Ettus support is fantastic from my experience
and I don't have any affiliations with them
and LimeSDR support has been like super bad, I had a couple bricked Limes early on
And part of that: is there a good way to map out the power output as a function of frequency?
from my experience
@Aaron a lot of FPGAs include DSP blocks that are good for implementing FIR filters
sorry if there are Lime folks here
I'll have to look into that NMR app later
hadnt seen it before
keep in mind, when someone uses a certain SDR for a certain app, 99% of the time they could have used a different SDR
so it really comes down to being familiar with the API
and having code examples and such
NMR is super useful for my work so it def caught my attention
looks like there's a range of possibilities with various rf-freq measurement of materials.
yeah I wouldn't put much emphasis on the LimeSDR part
they probably could have used several other SDRs
SDRs are very general purpose
Will this chat transcript be available later?
@perronemajr - Any idea how old that NMR article is? Might make a good Hackaday writeup if it's still pretty fresh.
and like I said, the way I usually use them is to deliver the baseband IQ samples to my host machine, where they get processed
That's why I asked if there was a good way of mapping the power output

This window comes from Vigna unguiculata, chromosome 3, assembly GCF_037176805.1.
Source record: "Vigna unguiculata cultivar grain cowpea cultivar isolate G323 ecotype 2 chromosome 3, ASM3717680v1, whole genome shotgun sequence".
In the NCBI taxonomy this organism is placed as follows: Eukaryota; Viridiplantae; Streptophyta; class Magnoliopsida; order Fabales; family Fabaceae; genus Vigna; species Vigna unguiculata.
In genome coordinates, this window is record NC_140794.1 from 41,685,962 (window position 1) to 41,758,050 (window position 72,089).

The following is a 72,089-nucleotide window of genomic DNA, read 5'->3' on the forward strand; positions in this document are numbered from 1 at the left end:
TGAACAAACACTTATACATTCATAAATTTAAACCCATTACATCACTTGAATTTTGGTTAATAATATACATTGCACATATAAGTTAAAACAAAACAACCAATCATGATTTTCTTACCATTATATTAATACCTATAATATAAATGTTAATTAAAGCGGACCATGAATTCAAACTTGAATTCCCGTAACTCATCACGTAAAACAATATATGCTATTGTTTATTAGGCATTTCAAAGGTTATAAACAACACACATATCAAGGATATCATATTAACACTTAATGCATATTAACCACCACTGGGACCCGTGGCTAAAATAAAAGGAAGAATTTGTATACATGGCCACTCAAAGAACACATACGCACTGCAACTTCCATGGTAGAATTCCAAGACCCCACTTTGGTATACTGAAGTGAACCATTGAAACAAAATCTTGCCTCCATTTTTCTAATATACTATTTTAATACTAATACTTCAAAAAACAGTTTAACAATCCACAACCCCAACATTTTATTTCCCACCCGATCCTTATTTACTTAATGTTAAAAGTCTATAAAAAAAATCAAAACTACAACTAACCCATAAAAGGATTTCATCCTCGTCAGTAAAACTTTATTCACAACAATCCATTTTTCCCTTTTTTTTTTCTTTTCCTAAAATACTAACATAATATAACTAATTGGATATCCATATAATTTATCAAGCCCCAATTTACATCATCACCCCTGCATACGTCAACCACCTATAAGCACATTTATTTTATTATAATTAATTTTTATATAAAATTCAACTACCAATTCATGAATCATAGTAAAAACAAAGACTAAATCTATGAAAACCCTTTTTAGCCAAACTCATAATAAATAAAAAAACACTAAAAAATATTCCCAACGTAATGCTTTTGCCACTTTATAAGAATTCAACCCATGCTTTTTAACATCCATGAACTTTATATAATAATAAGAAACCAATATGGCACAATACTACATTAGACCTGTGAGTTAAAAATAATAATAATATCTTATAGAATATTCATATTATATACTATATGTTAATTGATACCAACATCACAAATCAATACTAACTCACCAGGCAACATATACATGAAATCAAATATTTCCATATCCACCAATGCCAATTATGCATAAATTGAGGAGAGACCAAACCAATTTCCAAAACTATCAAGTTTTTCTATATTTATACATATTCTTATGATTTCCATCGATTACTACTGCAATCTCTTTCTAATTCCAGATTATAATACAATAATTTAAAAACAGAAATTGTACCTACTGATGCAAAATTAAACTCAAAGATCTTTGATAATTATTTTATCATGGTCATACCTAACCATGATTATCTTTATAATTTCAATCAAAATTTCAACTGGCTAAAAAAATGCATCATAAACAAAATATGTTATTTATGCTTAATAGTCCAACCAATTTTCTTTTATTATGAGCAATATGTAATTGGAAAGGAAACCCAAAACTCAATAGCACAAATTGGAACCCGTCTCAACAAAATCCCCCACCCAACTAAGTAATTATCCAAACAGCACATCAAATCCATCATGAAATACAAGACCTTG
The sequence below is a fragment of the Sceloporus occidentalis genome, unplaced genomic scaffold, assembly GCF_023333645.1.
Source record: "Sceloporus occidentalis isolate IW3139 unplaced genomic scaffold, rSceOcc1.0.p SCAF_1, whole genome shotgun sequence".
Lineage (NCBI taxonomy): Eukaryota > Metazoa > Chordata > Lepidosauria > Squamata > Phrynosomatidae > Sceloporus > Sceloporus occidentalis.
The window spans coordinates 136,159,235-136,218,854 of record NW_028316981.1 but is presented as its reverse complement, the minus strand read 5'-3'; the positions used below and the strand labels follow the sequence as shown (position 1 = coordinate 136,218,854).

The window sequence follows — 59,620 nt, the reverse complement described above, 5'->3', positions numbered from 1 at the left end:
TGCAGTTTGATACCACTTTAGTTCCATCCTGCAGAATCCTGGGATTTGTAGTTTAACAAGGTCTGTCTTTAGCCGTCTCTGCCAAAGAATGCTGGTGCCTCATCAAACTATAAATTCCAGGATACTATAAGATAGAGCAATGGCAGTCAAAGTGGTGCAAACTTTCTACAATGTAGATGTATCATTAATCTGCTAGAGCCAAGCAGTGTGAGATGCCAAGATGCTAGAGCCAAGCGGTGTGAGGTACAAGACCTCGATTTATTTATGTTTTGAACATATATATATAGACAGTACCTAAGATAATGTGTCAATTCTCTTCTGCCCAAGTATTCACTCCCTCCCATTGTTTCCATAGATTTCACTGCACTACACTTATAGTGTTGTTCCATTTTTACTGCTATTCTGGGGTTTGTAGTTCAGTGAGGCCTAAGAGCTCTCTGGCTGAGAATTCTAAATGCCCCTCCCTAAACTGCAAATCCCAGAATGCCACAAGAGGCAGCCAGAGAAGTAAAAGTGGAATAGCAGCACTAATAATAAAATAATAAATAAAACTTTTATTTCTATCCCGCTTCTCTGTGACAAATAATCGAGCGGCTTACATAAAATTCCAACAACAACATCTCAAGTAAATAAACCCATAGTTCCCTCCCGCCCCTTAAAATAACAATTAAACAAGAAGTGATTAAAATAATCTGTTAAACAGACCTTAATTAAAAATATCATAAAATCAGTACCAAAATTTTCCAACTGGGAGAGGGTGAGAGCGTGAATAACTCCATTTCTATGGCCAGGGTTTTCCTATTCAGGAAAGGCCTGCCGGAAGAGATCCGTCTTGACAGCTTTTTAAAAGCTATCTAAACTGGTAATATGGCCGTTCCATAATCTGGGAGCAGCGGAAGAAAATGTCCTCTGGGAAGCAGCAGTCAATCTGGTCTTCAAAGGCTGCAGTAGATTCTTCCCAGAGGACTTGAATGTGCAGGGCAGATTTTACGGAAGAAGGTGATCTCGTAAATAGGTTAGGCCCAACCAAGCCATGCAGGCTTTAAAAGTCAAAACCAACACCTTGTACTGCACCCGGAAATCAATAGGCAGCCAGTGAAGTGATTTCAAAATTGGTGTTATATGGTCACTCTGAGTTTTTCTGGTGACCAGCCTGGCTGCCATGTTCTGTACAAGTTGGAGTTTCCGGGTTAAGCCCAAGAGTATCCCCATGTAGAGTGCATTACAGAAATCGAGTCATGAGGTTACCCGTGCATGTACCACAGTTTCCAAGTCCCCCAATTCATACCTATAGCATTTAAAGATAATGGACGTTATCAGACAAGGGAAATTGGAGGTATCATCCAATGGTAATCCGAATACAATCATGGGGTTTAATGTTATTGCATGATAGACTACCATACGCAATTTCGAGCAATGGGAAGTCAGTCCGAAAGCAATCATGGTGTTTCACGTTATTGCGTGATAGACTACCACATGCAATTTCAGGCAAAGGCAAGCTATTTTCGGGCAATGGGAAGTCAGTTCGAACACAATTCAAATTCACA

I only rarely modify the FPGA on the SDR itself
because if you can map it out for hackrf one then you can use that instead
@Aaron - Yes, absolutely. I'll post it right after the chat.
yeah and another SDR uses the same FPGA or RFIC then there's less work to do
Great, Thanks! Some of us are still at work.. shhhh... =)
or if the app didn't involve modifying the FPGA, you can probably sub them out with little effort
like if all the DSP is happening on the host machine, its easy to swap SDRs
the SDR is just a frequency-agile receiver (or transmitter) in that case
I think it did modify the FPGA, according to the paper written
Will check again though
so then you would want to check how big an FPGA is needed
And look for ways around
like the PlutoSDR has almost no room left on the FPGA for custom stuff
but USRP B210 I think has a lot of room
not sure about HackRF
bigger FPGAs cost a lot more
so when you see more expensive SDRs, that might be one reason, larger FPGA
I like to do my DSP on the host side, for the sake of rapid development
but if you need to do some DSP at "high rate", sometimes it has to be done on the FPGA
What's a good budget SDR with an FPGA at least as large as the one lime has?
using GNU Radio, I swap between USRP B200mini and a Pluto with almost zero effort for transmit and receive
yeah GNU Radio is all about doing DSP on the host, until you get into RFNoC
I dont know exactly how large the Lime's is, but considering the price its probably on the smaller end
you can see how many LUTs or however they measure the size of the FPGA
its an Intel, not Xilinx, so might be harder to compare, not sure
FPGA development is like a whole other thing =P
lots of jobs out there for FPGA devs, if any students are in the chat
Makes me want to ask, the BladeRF Micro has two choices between 40k and 300k LEs. Any idea what kind of applications would require the much larger chip?